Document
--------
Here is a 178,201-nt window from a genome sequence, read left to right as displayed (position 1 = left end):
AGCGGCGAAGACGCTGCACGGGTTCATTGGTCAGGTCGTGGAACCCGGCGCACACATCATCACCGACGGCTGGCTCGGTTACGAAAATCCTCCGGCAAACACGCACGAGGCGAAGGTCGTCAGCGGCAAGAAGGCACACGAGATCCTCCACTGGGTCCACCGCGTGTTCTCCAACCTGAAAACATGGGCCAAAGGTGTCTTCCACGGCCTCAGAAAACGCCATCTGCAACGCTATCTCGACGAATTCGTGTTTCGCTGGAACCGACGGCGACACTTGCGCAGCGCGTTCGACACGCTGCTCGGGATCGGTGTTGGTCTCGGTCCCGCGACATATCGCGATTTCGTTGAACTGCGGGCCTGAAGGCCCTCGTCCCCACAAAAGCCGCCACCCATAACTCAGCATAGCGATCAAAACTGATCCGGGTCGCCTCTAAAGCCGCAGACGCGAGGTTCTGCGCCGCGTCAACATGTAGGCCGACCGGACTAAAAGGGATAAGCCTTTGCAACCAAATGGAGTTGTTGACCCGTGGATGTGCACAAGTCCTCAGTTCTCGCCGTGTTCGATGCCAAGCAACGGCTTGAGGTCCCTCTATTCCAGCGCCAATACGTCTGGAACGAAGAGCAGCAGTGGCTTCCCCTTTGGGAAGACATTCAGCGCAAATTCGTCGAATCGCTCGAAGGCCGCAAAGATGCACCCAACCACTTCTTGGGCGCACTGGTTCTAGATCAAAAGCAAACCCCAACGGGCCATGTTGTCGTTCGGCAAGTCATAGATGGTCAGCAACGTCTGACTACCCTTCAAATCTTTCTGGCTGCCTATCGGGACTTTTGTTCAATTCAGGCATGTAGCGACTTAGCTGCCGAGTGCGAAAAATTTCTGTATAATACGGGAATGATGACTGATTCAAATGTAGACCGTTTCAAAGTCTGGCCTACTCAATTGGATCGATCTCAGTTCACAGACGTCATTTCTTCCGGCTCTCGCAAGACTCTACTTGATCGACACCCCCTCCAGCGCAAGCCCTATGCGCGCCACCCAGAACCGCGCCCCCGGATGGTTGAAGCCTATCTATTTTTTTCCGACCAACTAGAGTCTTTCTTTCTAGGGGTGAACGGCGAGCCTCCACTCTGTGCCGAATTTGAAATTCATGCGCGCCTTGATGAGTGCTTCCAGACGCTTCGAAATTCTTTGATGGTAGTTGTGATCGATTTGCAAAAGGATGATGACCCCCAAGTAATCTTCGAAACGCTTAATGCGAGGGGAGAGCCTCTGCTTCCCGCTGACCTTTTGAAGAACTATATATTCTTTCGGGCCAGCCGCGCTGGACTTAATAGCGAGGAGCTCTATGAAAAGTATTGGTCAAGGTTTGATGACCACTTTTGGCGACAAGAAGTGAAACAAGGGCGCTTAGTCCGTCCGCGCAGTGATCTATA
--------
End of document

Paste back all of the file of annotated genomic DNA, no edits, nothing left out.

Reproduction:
Here is a 178,201-nt window from a genome sequence, read left to right as displayed (position 1 = left end):
AGCGGCGAAGACGCTGCACGGGTTCATTGGTCAGGTCGTGGAACCCGGCGCACACATCATCACCGACGGCTGGCTCGGTTACGAAAATCCTCCGGCAAACACGCACGAGGCGAAGGTCGTCAGCGGCAAGAAGGCACACGAGATCCTCCACTGGGTCCACCGCGTGTTCTCCAACCTGAAAACATGGGCCAAAGGTGTCTTCCACGGCCTCAGAAAACGCCATCTGCAACGCTATCTCGACGAATTCGTGTTTCGCTGGAACCGACGGCGACACTTGCGCAGCGCGTTCGACACGCTGCTCGGGATCGGTGTTGGTCTCGGTCCCGCGACATATCGCGATTTCGTTGAACTGCGGGCCTGAAGGCCCTCGTCCCCACAAAAGCCGCCACCCATAACTCAGCATAGCGATCAAAACTGATCCGGGTCGCCTCTAAAGCCGCAGACGCGAGGTTCTGCGCCGCGTCAACATGTAGGCCGACCGGACTAAAAGGGATAAGCCTTTGCAACCAAATGGAGTTGTTGACCCGTGGATGTGCACAAGTCCTCAGTTCTCGCCGTGTTCGATGCCAAGCAACGGCTTGAGGTCCCTCTATTCCAGCGCCAATACGTCTGGAACGAAGAGCAGCAGTGGCTTCCCCTTTGGGAAGACATTCAGCGCAAATTCGTCGAATCGCTCGAAGGCCGCAAAGATGCACCCAACCACTTCTTGGGCGCACTGGTTCTAGATCAAAAGCAAACCCCAACGGGCCATGTTGTCGTTCGGCAAGTCATAGATGGTCAGCAACGTCTGACTACCCTTCAAATCTTTCTGGCTGCCTATCGGGACTTTTGTTCAATTCAGGCATGTAGCGACTTAGCTGCCGAGTGCGAAAAATTTCTGTATAATACGGGAATGATGACTGATTCAAATGTAGACCGTTTCAAAGTCTGGCCTACTCAATTGGATCGATCTCAGTTCACAGACGTCATTTCTTCCGGCTCTCGCAAGACTCTACTTGATCGACACCCCCTCCAGCGCAAGCCCTATGCGCGCCACCCAGAACCGCGCCCCCGGATGGTTGAAGCCTATCTATTTTTTTCCGACCAACTAGAGTCTTTCTTTCTAGGGGTGAACGGCGAGCCTCCACTCTGTGCCGAATTTGAAATTCATGCGCGCCTTGATGAGTGCTTCCAGACGCTTCGAAATTCTTTGATGGTAGTTGTGATCGATTTGCAAAAGGATGATGACCCCCAAGTAATCTTCGAAACGCTTAATGCGAGGGGAGAGCCTCTGCTTCCCGCTGACCTTTTGAAGAACTATATATTCTTTCGGGCCAGCCGCGCTGGACTTAATAGCGAGGAGCTCTATGAAAAGTATTGGTCAAGGTTTGATGACCACTTTTGGCGACAAGAAGTGAAACAAGGGCGCTTAGTCCGTCCGCGCAGTGATCTATA